We saw it in the Jim Crow laws that followed the Emancipation Proclamation. We saw it in the fierce and widespread resistance to Brown v. Board of Education. And we saw it in the proliferation of state bans on same-sex unions that were intended to stifle any hope that gay and lesbian Americans might one day be afforded the right to marry.

And that right, of course, is now recognized as a guarantee embedded in our Constitution. And in the wake of that historic triumph, we have seen bill after bill in state after state taking aim at the LGBT community.

Now, some of these responses reflect a recognizably human fear of the unknown and a discomfort with the uncertainty of change. But this is not a time to act out of fear. This is a time to summon our national virtues of inclusivity, of diversity, of compassion and open- mindedness.

And what we must not do, what we must never do is turn on our neighbors, our family members, our fellow Americans for something that they cannot control and deny what makes them human.

And this is why none of us can stand by when a state enters the business of legislating identity and insists that a person pretend to be something or someone that they are not or invents a problem that does not exist as a pretext for discrimination and harassment.

And let me speak now directly to the people of the great state, the beautiful state, my home of North Carolina.

You have been told that this law protects vulnerable populations from harm, but that is just not the case. Instead, what this law does is inflict further indignity on a population that has already suffered far more than its fair share.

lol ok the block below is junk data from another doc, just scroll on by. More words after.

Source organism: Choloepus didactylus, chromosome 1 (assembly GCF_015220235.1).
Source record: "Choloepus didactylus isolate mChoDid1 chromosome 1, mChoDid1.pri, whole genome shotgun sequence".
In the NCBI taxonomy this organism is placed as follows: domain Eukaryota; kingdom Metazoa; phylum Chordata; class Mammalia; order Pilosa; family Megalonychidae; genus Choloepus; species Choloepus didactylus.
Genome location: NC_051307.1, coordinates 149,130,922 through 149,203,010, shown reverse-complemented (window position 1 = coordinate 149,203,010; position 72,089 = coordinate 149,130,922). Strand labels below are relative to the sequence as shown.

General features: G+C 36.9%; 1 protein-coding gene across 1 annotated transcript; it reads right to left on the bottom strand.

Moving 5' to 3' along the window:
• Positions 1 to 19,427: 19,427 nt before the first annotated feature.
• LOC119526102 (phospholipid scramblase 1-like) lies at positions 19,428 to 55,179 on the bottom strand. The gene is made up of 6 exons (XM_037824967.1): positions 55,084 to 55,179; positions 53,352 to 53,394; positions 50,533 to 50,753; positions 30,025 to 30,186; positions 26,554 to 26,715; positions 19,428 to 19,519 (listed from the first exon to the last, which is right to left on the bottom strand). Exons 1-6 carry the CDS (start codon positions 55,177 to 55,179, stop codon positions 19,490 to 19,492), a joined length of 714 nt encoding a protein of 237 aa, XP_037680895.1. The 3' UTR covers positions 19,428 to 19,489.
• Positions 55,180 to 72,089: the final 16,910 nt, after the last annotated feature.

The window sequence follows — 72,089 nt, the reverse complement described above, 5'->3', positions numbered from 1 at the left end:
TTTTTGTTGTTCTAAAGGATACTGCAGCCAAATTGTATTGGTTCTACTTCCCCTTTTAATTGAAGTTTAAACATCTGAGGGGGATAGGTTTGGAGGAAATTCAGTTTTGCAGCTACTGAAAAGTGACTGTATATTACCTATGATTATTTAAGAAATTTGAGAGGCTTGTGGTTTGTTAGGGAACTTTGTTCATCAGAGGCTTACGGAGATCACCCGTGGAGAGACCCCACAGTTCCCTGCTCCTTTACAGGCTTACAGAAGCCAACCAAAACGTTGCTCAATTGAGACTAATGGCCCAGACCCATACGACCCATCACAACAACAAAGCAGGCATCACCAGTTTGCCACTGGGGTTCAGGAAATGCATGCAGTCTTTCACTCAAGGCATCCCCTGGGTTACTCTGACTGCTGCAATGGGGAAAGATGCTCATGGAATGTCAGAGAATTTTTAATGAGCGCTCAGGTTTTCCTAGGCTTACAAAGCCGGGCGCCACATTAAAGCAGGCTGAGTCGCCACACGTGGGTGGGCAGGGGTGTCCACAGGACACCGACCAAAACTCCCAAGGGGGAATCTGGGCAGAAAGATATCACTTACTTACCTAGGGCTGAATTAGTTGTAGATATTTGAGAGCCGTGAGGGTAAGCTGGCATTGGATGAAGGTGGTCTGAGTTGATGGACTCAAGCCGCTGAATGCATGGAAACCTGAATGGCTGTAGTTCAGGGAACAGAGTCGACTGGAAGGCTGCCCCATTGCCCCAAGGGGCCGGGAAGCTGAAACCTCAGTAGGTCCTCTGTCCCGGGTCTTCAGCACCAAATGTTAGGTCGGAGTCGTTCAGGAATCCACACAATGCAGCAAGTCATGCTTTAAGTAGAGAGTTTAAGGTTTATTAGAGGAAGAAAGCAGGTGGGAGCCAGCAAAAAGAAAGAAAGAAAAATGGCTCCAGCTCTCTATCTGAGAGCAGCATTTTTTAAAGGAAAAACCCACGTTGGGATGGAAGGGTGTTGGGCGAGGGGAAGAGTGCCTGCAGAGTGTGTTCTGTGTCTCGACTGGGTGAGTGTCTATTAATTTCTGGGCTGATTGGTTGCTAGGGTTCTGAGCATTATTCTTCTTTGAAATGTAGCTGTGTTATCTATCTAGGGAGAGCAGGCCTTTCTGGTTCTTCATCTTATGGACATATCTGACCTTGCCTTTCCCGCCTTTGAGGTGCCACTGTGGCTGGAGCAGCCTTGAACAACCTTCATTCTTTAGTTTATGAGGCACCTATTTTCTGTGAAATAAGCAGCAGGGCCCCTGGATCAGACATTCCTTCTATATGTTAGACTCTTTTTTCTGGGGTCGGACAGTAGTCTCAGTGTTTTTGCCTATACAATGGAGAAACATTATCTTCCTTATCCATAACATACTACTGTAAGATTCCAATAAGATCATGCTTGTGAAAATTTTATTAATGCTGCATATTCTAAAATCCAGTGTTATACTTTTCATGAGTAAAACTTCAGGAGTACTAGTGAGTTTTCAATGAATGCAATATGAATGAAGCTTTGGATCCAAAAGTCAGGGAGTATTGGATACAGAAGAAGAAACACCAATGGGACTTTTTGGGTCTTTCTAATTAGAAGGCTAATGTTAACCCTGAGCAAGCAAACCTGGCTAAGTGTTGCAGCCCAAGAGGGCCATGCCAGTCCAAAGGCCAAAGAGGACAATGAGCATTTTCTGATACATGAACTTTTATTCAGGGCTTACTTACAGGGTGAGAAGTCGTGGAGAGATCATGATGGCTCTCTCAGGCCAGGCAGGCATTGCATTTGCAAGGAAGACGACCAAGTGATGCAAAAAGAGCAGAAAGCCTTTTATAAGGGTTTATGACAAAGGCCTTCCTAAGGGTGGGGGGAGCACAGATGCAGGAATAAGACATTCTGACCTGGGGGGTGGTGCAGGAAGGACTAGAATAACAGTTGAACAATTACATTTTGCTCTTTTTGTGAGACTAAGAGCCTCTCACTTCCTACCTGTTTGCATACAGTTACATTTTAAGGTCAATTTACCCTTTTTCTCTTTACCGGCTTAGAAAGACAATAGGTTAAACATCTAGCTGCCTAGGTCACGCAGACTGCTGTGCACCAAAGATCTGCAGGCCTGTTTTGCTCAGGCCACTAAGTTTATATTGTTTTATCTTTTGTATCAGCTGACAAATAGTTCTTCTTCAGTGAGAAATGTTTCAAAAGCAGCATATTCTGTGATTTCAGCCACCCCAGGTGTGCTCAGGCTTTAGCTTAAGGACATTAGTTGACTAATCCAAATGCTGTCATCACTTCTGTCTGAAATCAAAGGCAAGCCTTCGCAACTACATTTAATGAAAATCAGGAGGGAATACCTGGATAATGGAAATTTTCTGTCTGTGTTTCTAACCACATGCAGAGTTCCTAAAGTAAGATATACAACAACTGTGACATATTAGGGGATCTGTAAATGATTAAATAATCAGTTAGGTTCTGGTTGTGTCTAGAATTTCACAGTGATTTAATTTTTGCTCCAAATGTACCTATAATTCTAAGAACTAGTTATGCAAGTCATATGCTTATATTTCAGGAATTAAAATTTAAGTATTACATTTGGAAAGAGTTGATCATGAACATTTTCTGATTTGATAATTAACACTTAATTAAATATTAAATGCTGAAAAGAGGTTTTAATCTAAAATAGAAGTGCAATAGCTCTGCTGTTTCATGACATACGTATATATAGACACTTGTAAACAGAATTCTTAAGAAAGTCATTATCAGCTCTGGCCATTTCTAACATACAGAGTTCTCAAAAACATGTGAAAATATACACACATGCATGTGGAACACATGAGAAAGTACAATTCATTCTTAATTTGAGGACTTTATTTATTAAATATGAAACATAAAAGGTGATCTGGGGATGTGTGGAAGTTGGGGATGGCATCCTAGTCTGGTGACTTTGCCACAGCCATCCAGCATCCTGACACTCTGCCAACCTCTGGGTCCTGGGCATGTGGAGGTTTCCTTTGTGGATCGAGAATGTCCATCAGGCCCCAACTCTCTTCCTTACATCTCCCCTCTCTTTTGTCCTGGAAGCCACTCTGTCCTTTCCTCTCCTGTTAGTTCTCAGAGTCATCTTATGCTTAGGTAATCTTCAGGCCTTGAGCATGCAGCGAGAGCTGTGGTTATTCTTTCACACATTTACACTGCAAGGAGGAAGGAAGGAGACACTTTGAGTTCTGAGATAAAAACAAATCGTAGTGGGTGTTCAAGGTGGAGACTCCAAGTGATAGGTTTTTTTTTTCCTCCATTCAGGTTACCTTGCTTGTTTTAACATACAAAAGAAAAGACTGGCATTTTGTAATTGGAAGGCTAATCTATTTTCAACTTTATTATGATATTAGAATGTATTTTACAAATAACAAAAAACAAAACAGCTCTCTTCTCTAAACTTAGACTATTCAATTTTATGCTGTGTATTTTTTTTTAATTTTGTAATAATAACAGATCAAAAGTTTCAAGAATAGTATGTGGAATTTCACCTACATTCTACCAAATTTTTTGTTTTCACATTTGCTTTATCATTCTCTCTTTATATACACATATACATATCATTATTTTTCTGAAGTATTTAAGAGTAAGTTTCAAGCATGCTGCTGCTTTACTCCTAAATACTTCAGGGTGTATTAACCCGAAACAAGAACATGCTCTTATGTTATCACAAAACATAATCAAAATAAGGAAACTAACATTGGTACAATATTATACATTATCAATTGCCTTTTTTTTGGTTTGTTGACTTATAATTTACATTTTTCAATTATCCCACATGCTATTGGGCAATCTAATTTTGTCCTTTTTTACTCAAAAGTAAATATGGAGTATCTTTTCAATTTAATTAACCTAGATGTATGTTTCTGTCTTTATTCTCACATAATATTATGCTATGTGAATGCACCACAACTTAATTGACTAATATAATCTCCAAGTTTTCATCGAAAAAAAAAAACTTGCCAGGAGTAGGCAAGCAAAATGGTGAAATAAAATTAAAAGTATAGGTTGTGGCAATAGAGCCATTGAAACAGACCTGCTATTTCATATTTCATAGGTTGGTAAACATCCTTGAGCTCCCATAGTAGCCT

This law provides no benefit to society, and all it does is harm innocent Americans. And instead of turning away from our neighbors, our friends, and our colleagues, let us instead learn from our history and avoid repeating the mistakes of our past.

And let us reflect on the obvious, but often neglected lesson that state-sanctioned discrimination never looks good and never works in hindsight. It was not so very long ago that states, including North Carolina, had other signs above restrooms, water fountains, and on public accommodations, keeping people out based on a distinction without a difference.

We have moved beyond those dark days, but not without a tremendous amount of pain and suffering and an ongoing fight to keep moving forward. Let us write a different story this time. Let us not act out of fear and misunderstanding, but out of the values of inclusion and diversity and regard for all that make our country great. And let me also speak directly to the transgender community itself.

Some of you have lived freely for decades, and others of you are still wondering how you can possibly live the lives that you were born to live — to lead. But no matter how isolated, no matter how afraid, and no matter how alone you may feel today, know this, that the Department of Justice and indeed the entire Obama administration want you to know that we see you, we stand with you, and we will do everything we can to protect you going forward.

And please know that history is on your side. This country was founded on the promise of equal rights for all, and we have always managed to move closer to that ideal, little by little, day by day. And it may not be easy, but we will get there together.

Let me also thank my colleagues in the Civil Rights Division who have devoted many hours to this case so far and who will devote many more to seeing it through.

Follow Pam Key on Twitter @pamkeyNEN